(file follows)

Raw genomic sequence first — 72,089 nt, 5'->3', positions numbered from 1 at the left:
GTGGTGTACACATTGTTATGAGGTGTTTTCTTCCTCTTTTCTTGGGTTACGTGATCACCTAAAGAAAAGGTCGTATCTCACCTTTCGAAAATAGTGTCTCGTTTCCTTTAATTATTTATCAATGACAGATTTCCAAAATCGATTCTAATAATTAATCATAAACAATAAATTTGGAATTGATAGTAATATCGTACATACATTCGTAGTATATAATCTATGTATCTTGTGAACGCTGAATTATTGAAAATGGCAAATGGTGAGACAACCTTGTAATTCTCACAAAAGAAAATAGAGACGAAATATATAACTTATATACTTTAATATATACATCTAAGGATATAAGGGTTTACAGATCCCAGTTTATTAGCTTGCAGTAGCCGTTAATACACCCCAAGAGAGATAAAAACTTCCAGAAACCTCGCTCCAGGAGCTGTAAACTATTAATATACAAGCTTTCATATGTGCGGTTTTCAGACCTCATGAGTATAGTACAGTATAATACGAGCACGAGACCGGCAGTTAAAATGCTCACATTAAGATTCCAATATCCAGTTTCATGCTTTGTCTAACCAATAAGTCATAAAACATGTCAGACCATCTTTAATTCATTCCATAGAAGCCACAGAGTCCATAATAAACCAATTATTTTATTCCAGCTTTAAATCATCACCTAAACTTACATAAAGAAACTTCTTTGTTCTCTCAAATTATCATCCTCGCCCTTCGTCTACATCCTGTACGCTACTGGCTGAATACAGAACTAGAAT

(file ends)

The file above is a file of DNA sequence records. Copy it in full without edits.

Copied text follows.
Raw genomic sequence first — 72,089 nt, 5'->3', positions numbered from 1 at the left:
GTGGTGTACACATTGTTATGAGGTGTTTTCTTCCTCTTTTCTTGGGTTACGTGATCACCTAAAGAAAAGGTCGTATCTCACCTTTCGAAAATAGTGTCTCGTTTCCTTTAATTATTTATCAATGACAGATTTCCAAAATCGATTCTAATAATTAATCATAAACAATAAATTTGGAATTGATAGTAATATCGTACATACATTCGTAGTATATAATCTATGTATCTTGTGAACGCTGAATTATTGAAAATGGCAAATGGTGAGACAACCTTGTAATTCTCACAAAAGAAAATAGAGACGAAATATATAACTTATATACTTTAATATATACATCTAAGGATATAAGGGTTTACAGATCCCAGTTTATTAGCTTGCAGTAGCCGTTAATACACCCCAAGAGAGATAAAAACTTCCAGAAACCTCGCTCCAGGAGCTGTAAACTATTAATATACAAGCTTTCATATGTGCGGTTTTCAGACCTCATGAGTATAGTACAGTATAATACGAGCACGAGACCGGCAGTTAAAATGCTCACATTAAGATTCCAATATCCAGTTTCATGCTTTGTCTAACCAATAAGTCATAAAACATGTCAGACCATCTTTAATTCATTCCATAGAAGCCACAGAGTCCATAATAAACCAATTATTTTATTCCAGCTTTAAATCATCACCTAAACTTACATAAAGAAACTTCTTTGTTCTCTCAAATTATCATCCTCGCCCTTCGTCTACATCCTGTACGCTACTGGCTGAATACAGAACTAGAAT